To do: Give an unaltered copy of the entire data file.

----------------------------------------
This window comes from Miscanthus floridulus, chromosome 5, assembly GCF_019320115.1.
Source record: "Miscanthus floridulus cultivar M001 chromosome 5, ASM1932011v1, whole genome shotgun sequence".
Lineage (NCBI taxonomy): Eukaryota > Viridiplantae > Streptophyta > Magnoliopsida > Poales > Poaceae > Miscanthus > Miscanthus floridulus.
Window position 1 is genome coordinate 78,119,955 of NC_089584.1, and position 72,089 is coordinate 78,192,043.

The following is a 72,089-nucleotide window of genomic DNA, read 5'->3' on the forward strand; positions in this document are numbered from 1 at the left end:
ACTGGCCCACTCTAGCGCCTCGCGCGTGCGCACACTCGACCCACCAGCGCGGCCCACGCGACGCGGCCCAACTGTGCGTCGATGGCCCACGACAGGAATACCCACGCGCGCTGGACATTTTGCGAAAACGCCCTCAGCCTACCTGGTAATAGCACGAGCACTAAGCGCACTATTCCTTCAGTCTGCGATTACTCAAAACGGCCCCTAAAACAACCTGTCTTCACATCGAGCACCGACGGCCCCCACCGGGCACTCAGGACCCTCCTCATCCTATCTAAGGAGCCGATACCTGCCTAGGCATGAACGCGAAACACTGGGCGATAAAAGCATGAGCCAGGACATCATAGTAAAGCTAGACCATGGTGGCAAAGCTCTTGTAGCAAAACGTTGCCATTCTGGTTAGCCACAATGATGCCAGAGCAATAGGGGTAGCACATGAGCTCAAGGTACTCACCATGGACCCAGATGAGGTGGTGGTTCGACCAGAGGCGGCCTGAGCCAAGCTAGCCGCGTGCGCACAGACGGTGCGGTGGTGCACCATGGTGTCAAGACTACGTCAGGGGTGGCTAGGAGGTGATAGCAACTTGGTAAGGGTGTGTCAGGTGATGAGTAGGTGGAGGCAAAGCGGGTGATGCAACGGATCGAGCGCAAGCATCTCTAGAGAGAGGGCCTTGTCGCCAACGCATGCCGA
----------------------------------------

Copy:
This window comes from Miscanthus floridulus, chromosome 5, assembly GCF_019320115.1.
Source record: "Miscanthus floridulus cultivar M001 chromosome 5, ASM1932011v1, whole genome shotgun sequence".
Lineage (NCBI taxonomy): Eukaryota > Viridiplantae > Streptophyta > Magnoliopsida > Poales > Poaceae > Miscanthus > Miscanthus floridulus.
Window position 1 is genome coordinate 78,119,955 of NC_089584.1, and position 72,089 is coordinate 78,192,043.

The following is a 72,089-nucleotide window of genomic DNA, read 5'->3' on the forward strand; positions in this document are numbered from 1 at the left end:
ACTGGCCCACTCTAGCGCCTCGCGCGTGCGCACACTCGACCCACCAGCGCGGCCCACGCGACGCGGCCCAACTGTGCGTCGATGGCCCACGACAGGAATACCCACGCGCGCTGGACATTTTGCGAAAACGCCCTCAGCCTACCTGGTAATAGCACGAGCACTAAGCGCACTATTCCTTCAGTCTGCGATTACTCAAAACGGCCCCTAAAACAACCTGTCTTCACATCGAGCACCGACGGCCCCCACCGGGCACTCAGGACCCTCCTCATCCTATCTAAGGAGCCGATACCTGCCTAGGCATGAACGCGAAACACTGGGCGATAAAAGCATGAGCCAGGACATCATAGTAAAGCTAGACCATGGTGGCAAAGCTCTTGTAGCAAAACGTTGCCATTCTGGTTAGCCACAATGATGCCAGAGCAATAGGGGTAGCACATGAGCTCAAGGTACTCACCATGGACCCAGATGAGGTGGTGGTTCGACCAGAGGCGGCCTGAGCCAAGCTAGCCGCGTGCGCACAGACGGTGCGGTGGTGCACCATGGTGTCAAGACTACGTCAGGGGTGGCTAGGAGGTGATAGCAACTTGGTAAGGGTGTGTCAGGTGATGAGTAGGTGGAGGCAAAGCGGGTGATGCAACGGATCGAGCGCAAGCATCTCTAGAGAGAGGGCCTTGTCGCCAACGCATGCCGA